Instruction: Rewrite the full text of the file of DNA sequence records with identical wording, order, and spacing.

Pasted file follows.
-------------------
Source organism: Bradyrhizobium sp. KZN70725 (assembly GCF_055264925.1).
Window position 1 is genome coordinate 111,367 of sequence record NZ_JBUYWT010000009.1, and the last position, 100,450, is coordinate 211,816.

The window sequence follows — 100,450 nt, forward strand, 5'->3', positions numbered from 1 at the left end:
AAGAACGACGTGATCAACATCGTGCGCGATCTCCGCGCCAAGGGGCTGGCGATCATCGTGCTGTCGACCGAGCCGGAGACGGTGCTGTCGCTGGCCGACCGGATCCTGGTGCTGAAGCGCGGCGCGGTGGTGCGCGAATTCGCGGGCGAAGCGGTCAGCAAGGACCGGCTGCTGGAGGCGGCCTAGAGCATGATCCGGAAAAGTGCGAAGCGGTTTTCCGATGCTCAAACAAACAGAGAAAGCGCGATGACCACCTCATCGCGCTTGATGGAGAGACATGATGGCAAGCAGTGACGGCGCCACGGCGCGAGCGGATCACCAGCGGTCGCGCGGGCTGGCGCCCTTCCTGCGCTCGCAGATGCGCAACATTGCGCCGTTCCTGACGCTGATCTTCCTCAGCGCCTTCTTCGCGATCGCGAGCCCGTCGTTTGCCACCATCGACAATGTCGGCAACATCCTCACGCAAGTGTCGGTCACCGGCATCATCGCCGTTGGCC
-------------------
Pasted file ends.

Source organism: Bradyrhizobium sp. KZN70725 (assembly GCF_055264925.1).
Window position 1 is genome coordinate 111,367 of sequence record NZ_JBUYWT010000009.1, and the last position, 100,450, is coordinate 211,816.

The window sequence follows — 100,450 nt, forward strand, 5'->3', positions numbered from 1 at the left end:
AAGAACGACGTGATCAACATCGTGCGCGATCTCCGCGCCAAGGGGCTGGCGATCATCGTGCTGTCGACCGAGCCGGAGACGGTGCTGTCGCTGGCCGACCGGATCCTGGTGCTGAAGCGCGGCGCGGTGGTGCGCGAATTCGCGGGCGAAGCGGTCAGCAAGGACCGGCTGCTGGAGGCGGCCTAGAGCATGATCCGGAAAAGTGCGAAGCGGTTTTCCGATGCTCAAACAAACAGAGAAAGCGCGATGACCACCTCATCGCGCTTGATGGAGAGACATGATGGCAAGCAGTGACGGCGCCACGGCGCGAGCGGATCACCAGCGGTCGCGCGGGCTGGCGCCCTTCCTGCGCTCGCAGATGCGCAACATTGCGCCGTTCCTGACGCTGATCTTCCTCAGCGCCTTCTTCGCGATCGCGAGCCCGTCGTTTGCCACCATCGACAATGTCGGCAACATCCTCACGCAAGTGTCGGTCACCGGCATCATCGCCGTTGGCC